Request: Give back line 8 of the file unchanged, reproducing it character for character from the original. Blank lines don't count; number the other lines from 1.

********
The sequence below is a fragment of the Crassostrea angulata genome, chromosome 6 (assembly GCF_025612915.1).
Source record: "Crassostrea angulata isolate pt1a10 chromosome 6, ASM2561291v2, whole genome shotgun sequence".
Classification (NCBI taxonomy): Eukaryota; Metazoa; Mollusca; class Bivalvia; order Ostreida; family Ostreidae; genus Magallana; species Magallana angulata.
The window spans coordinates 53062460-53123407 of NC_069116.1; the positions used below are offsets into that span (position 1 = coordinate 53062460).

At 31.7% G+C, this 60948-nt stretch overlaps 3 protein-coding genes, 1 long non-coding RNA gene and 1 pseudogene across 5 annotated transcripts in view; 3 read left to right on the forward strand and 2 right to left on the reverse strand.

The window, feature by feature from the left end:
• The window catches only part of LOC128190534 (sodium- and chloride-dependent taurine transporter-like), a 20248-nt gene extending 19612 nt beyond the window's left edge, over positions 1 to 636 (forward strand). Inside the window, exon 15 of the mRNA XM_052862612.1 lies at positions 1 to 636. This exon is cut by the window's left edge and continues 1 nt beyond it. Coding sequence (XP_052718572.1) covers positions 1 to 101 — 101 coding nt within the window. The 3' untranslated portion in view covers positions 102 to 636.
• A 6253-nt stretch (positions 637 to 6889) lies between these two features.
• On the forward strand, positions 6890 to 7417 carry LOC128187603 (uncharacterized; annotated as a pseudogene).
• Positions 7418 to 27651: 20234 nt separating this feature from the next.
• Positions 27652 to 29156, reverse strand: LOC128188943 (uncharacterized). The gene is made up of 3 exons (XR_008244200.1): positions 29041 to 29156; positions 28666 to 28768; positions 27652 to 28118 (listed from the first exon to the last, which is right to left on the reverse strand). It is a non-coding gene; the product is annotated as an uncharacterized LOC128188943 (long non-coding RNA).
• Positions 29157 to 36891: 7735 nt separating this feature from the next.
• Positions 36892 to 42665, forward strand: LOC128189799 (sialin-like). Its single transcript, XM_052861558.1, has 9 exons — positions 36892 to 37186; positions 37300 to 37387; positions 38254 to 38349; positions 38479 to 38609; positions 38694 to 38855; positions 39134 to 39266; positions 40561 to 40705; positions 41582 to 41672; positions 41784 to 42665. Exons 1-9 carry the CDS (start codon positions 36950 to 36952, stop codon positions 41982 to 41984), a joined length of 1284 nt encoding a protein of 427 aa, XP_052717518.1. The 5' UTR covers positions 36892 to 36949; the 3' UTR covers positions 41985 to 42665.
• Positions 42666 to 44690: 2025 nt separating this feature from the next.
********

• A 6253-nt stretch (positions 637 to 6889) lies between these two features.